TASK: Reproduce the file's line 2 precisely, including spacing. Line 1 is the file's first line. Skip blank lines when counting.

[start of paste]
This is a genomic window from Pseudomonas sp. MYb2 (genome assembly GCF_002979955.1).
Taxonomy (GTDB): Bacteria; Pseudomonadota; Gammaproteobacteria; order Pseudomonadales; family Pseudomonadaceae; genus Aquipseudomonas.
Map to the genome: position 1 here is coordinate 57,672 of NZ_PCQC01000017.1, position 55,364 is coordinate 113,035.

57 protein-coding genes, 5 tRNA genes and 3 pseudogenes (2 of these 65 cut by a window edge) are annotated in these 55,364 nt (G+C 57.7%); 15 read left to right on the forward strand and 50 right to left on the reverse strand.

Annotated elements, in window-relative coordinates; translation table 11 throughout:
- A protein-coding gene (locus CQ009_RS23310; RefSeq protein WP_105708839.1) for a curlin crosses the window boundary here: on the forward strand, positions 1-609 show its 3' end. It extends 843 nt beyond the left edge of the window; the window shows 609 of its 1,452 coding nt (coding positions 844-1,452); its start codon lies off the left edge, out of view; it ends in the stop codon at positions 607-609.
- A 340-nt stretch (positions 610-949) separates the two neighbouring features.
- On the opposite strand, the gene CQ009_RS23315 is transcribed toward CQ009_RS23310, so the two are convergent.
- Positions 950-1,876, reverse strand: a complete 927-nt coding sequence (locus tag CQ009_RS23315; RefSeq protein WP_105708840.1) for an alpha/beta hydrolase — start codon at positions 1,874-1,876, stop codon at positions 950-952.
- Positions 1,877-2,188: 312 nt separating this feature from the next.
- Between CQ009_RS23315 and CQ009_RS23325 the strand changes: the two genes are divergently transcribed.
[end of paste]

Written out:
Taxonomy (GTDB): Bacteria; Pseudomonadota; Gammaproteobacteria; order Pseudomonadales; family Pseudomonadaceae; genus Aquipseudomonas.